And does the US government have extraterritorial jurisdiction over travel worldwide?
Apparently so, at least in the eyes of the Department of Homeland Security.
Case in point: The National Vetting Center (NVC).
The NVC was established pursuant to President Trump’s February 2018 executive order NSPM-9. The “vetting” in the name is what President Trump has referred to as “extreme vetting” of immigrants and non-US citizens visiting or transiting the US. The first use of the NVC will be to “vet” citizens of countries in the US Visa Waiver Program applying for ESTA permits (online visas) to travel to the US.
The NVC is an inter-departmental body coordinated by a DHS component, US Customs and Border Protection (CBP), and this week the DHS has published a Privacy Impact Assessment (PIA) and released a redacted version of the Implementation Plan for the NVC.
Here’s how the DHS describes the purpose and role of the NVC:
Every day, the U.S. Government determines whether to permit individuals to travel to and enter the United States… and consider other actions…. The U.S. Government has developed several different processes and procedures to evaluate an individual’s suitability for access to the United States or other travel- or immigration- related benefits against information available to the U.S. Government (generally referred to as “vetting”)….Creating, maintaining, and facilitating the operation of that process is the primary mission of the NVC.
As even this summary self-description shows, the NVC is founded on a fundamental disregard for human and Constitutional rights.
First, there’s the mention of “travel to” the US (along with entry to the US) as a subject over which the US has jurisdiction. Such a claim should be denounced by other countries as a baseless US claim to extraterritorial jurisdiction and an invasion of foreign sovereignty
US jurisdiction over travelers begins when they seek to enter the US, and not before. The US has no jurisdiction over German citizens boarding a German-registered aircraft in Frankfurt, or non-US citizens walking or riding buses through Mexico, merely on the basis of a US claim that they might at some later time seek to enter the US.
This is particularly critical, of course, for asylum-seekers. The moment of arrival at the US border or a US port of entry is both the first moment at which the US has jurisdiction to prevent their further travel (if it does so lawfully), and the first moment at which they have the right to request asylum. The US has no authority to prevent them from approaching or reaching the US border or a US port of entry.
The assertion by the US of extraterritorial jurisdiction over movement toward the US border but not yet within the US, at any point even an inch beyond the border or any moment before arrival at a port of entry, is intended and is likely to succeed in frustrating the ability of legitimate refugees to exercise their right to seek asylum in the US.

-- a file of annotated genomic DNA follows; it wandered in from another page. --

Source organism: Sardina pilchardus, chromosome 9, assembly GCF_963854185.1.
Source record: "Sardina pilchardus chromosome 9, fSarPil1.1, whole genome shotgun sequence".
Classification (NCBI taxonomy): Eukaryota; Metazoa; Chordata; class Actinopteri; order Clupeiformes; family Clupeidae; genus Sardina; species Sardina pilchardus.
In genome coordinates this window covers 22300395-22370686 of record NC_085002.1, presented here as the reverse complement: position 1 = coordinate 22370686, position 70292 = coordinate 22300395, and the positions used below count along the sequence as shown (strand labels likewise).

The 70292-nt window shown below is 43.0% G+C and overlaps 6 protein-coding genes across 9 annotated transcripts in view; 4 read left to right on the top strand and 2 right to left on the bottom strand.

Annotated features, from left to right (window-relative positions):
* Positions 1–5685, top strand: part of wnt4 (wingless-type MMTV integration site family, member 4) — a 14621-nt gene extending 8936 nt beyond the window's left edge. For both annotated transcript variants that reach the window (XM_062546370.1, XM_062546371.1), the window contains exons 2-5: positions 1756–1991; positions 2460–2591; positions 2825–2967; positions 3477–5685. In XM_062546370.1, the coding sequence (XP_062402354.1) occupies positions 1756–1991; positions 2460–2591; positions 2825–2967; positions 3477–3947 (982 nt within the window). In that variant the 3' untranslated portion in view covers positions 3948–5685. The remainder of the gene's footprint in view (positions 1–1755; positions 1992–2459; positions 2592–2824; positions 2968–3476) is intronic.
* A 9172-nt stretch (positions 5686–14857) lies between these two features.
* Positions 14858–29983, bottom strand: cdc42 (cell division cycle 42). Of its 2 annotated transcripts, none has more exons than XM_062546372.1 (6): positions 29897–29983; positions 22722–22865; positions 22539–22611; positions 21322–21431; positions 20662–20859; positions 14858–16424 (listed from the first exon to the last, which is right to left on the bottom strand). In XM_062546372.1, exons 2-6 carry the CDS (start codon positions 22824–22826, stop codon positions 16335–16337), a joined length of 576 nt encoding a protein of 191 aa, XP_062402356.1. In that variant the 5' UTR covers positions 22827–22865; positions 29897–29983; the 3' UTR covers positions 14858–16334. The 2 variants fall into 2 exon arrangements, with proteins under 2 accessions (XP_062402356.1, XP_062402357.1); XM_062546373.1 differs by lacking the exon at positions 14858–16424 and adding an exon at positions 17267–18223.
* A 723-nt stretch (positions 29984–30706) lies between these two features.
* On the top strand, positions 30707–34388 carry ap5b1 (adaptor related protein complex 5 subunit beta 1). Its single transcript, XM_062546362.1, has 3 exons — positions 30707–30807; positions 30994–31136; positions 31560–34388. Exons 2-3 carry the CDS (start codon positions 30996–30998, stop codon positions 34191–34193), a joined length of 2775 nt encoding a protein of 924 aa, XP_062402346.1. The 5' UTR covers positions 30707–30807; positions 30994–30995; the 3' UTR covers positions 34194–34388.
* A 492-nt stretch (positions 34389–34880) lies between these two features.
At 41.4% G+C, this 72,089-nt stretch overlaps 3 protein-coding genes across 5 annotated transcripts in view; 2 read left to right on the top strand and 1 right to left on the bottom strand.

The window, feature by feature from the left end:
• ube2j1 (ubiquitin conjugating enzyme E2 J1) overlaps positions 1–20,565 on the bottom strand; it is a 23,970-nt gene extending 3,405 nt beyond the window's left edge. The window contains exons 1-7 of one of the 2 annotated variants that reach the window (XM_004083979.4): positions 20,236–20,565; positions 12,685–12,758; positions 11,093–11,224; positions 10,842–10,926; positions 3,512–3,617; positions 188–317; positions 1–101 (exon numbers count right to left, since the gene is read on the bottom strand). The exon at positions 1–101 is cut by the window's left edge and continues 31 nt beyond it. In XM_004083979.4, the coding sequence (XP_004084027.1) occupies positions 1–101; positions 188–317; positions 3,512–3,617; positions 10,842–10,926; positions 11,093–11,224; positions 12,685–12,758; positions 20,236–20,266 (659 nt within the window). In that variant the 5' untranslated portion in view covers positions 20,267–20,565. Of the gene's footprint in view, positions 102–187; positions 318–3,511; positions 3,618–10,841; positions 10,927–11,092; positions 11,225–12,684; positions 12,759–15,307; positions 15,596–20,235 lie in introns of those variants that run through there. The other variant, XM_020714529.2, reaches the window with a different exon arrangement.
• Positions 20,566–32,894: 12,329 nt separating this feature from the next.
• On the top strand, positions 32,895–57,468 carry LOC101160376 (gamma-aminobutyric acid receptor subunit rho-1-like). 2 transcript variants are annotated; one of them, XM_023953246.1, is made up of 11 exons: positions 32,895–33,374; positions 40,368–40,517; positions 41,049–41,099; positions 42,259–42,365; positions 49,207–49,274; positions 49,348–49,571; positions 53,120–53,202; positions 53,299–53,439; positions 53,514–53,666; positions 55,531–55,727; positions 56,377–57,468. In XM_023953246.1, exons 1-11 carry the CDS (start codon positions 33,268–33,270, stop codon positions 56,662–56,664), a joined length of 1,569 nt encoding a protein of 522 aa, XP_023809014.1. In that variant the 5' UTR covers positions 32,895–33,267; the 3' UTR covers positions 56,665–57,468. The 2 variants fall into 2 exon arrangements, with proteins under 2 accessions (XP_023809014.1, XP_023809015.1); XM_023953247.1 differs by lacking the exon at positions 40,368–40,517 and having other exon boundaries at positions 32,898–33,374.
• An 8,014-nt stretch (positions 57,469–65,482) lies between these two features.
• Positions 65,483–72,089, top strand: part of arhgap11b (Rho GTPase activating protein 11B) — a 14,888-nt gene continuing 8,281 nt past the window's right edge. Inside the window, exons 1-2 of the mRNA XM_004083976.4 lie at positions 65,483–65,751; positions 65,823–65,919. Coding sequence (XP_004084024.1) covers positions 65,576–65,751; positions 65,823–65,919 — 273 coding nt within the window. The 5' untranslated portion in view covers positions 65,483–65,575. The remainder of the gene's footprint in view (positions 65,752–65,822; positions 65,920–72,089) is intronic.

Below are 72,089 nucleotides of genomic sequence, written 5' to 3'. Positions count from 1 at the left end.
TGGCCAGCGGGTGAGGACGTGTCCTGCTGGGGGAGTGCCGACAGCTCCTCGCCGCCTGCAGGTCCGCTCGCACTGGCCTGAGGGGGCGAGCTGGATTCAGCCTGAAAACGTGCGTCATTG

Second, the DHS description of the NVC refers to travel as “travel-related benefits”. But travel is a Constitutional and human right, not a benefit or boon bestowed by the government.
The PIA says that the U.S. Government “determines whether to permit individuals to travel to… the United States.” While that’s a true description, it’s a description of an illegal practice. Individuals don’t need a government permit or permission to exercise our rights.
As with other DHS programs for surveillance and control of individuals’ movements, there’s no recognition by the DHS that travel is a right or that the legality of restrictions on travel is subject to the more stringent substantive and procedural standards applicable to restrictions on rights.
If you haven’t heard of the NVC, that’s not surprising. In order to insure that the NVC can never be held accountable, the NVC will never interact directly with members of the public, won’t be considered to “own” any of the data on which it bases its actions, and won’t be considered to be responsible for any decisions about “benefits” such as travel.
The NVC will merely lurk in the background, invisible but holding power over individuals’ lives, like the divisions of the former East German Stasi or the current Chinese Public Security Bureau that other agencies of the government consult before making decisions about individuals.
According to the Implementation Plan, “The NVC will be physically located inside CBP’s NTC [National Targeting Center] facility in Sterling, Virginia, in a Secure Compartmented Information Facility (SCIF).”
“Vetting Analysts” at the NVC will make “recommendations” to DHS components, and other departments such as the Department of State, based on data aggregated by the NVC but still considered to be “owned” by other agencies.
Other agencies that supply data to the NVC and act on its “recommendations” will be considered to be the owners of the data and to be responsible for the decisions. No redress procedure will be created for NVC recommendations, and the DHS will, undoubtedly, resist any attempt to challenge these recommendations in court on the grounds that they are non-binding recommendations
It’s hard to imagine another agency or department disregarding a recommendation from the NVC to take action against an individual. And an individual will have no way to know which entity provided, and is considered responsible for, the data forming the basis for an NVC recommendation.
Ironically, the PIA describing the NVC was published the same day that Vladimir Putin was confirmed to have been a card-carrying Stasi agent. We hope the day comes, and comes soon, when working for the DHS divisions that control who is allowed to exercise their right to travel becomes just as discrediting as having worked for the Stasi deciding which East Germans were allowed to visit their families and friends in the West.